Features that set this work apart from similar achievements

After the competition for an experimental decision between the opposing theories of electrodynamics had been opened in 1879 by the Academy of Sciences in Berlin, very probably there must have been great interest and diverse attempts to participate in this. Heinrich Hertz himself instantly seized this task. He calculated the necessary prerequisites for successful experiments but at that time he came to a negative result. Besides this there had been a number of earlier experiments drawing sparks from conductors in the vicinity of electric discharges (see Charles Susskind, Heinrich Hertz: A Short Life), the earliest already prior to the publication of Maxwell´s Treatise in 1873. In 1842 Joseph Henry already noted the oscillatory nature of spark discharge and presumed that light is an electromagnetic phenomenon. In 1870 Wilhelm von Bezold discovered in his experiments on electric discharge that electricity is transmitted along a wire with a finite velocity. In 1875 Thomas Alva Edison refused the electrical nature of the spark phenomenon and supposed a new force behind it. But this hypothesis was in 1876 experimentally disproved by Eli Thompson. In 1879 David Edward Hughes discovered that sparks would generate a radio signal, but did not report this until later. Moreover, Hughes apparently did not properly understand the operation of the transmissions, which he observed. However, all these experiments could not succeed in the generation and detection of free electromagnetic waves. In his speech in commemoration of Herrmann von Helmholtz on December 14, 1894 Wilhelm von Bezold stated that this was “kept in reserve to Hermann von Helmholtz´s greatest and most ingenious scholar Heinrich Hertz”.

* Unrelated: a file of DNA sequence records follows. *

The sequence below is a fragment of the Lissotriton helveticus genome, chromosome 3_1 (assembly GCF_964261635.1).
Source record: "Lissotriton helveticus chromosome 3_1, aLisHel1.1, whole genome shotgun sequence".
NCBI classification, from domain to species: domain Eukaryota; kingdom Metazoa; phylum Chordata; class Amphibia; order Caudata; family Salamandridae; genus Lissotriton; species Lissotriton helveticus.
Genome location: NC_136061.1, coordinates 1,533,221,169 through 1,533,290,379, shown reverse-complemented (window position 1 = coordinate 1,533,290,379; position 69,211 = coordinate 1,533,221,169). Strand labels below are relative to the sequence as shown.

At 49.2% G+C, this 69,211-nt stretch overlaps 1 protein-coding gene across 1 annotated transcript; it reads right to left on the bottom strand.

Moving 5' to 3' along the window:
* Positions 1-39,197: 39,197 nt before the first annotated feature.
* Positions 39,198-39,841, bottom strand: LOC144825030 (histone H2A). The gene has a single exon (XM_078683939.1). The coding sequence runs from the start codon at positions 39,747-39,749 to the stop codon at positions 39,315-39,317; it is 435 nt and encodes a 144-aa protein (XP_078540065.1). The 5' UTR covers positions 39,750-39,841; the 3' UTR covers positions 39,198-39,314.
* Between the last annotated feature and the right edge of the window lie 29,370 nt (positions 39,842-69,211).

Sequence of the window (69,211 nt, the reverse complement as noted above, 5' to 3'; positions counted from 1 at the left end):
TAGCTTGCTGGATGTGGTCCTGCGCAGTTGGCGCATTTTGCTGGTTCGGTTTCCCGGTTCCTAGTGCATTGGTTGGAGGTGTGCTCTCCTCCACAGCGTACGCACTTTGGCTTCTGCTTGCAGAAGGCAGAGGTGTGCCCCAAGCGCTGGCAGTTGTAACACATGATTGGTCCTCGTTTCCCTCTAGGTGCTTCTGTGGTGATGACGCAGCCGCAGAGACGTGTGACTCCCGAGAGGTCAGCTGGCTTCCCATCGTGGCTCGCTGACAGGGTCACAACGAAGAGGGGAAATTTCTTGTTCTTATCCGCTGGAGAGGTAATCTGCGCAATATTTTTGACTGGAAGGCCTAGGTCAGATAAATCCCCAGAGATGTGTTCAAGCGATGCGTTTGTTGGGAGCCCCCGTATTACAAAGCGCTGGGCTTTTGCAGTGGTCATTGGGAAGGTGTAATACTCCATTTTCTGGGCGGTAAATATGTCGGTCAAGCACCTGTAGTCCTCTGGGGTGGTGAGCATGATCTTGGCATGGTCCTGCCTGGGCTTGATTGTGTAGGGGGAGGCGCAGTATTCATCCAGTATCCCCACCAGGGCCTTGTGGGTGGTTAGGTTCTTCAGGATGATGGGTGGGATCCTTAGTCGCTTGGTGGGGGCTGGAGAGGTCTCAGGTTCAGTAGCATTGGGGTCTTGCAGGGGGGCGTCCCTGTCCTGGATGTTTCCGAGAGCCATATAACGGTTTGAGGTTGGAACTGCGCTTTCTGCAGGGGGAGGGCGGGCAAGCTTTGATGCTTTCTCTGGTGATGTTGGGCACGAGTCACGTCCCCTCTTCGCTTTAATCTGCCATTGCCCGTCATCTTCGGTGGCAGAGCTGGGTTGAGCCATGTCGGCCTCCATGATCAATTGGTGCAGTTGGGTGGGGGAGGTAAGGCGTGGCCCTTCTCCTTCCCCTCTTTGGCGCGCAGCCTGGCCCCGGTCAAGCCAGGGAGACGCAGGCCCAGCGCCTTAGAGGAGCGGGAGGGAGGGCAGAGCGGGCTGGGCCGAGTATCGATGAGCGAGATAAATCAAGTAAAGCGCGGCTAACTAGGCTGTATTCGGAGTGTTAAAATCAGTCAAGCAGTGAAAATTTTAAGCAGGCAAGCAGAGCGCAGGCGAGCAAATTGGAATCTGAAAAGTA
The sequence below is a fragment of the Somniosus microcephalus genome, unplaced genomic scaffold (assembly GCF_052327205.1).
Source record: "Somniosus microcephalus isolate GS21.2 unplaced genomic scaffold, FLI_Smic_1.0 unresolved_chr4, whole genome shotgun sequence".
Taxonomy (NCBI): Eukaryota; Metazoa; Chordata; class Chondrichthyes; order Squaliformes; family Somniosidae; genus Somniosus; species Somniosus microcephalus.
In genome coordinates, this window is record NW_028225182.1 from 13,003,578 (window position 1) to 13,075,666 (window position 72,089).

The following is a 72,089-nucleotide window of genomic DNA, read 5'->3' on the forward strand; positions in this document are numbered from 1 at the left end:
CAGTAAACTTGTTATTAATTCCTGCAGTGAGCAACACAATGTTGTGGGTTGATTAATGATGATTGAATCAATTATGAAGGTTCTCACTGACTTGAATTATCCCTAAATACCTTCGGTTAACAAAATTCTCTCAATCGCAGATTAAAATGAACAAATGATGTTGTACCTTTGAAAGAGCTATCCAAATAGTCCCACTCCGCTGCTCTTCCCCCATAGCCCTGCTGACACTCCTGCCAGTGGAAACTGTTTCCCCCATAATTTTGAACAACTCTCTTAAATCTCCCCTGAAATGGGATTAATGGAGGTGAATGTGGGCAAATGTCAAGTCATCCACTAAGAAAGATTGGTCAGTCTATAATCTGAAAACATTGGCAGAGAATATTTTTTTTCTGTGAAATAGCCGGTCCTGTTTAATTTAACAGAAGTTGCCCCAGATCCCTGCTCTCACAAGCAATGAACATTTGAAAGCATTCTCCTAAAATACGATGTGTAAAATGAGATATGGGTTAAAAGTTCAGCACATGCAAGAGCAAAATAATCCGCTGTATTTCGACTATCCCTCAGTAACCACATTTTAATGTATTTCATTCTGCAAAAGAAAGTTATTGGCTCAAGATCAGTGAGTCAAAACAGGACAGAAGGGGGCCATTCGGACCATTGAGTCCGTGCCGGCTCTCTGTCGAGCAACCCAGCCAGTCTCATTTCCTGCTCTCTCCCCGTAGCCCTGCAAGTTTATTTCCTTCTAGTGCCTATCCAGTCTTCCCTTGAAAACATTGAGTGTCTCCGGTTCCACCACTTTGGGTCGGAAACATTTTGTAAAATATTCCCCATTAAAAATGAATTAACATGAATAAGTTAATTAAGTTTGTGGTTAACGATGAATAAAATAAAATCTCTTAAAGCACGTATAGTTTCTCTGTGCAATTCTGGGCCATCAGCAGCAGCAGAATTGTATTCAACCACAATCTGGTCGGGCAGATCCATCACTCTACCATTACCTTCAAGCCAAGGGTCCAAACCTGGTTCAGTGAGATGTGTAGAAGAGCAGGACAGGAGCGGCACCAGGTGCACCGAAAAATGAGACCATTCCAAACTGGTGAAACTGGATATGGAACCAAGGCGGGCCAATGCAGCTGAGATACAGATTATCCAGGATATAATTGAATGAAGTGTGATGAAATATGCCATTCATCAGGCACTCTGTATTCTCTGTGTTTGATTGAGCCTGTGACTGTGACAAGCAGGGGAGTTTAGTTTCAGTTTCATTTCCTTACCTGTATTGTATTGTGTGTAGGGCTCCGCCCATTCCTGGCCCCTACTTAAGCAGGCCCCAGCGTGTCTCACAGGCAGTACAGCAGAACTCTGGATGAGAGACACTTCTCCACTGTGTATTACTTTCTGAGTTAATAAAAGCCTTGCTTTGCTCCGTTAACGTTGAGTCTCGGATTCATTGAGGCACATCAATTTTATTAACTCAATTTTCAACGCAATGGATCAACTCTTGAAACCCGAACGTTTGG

Significant references

[1] Heinrich Hertz, “Gesammelte Werke“, J. A. Barth, Leipzig 1894/95. [2] Heinrich Hertz, “Electric Waves: Researches on the Propagation of Electric Action with Finite Velocity through Space”, authorized English translation by D. E. Jones. New York, Dover, 1962,-XV. (Dover books on history of science and classics of science). [3] Heinrich Hertz, “Erinnerungen, Briefe, Tagebücher“, edited by Johanna Hertz. Akademische Verlagsgesellschaft Leipzig, 1927. The English translation is: Heinrich Hertz,

Supporting materials

Fig. 1 Sculpture of Heinrich Hertz in front of the Heinrich Hertz Auditorium on the campus of the Karlsruhe Institute of Technology
Fig. 2 Experimental Setup by Heinrich Hertz (Photo taken by Heinrich Hertz)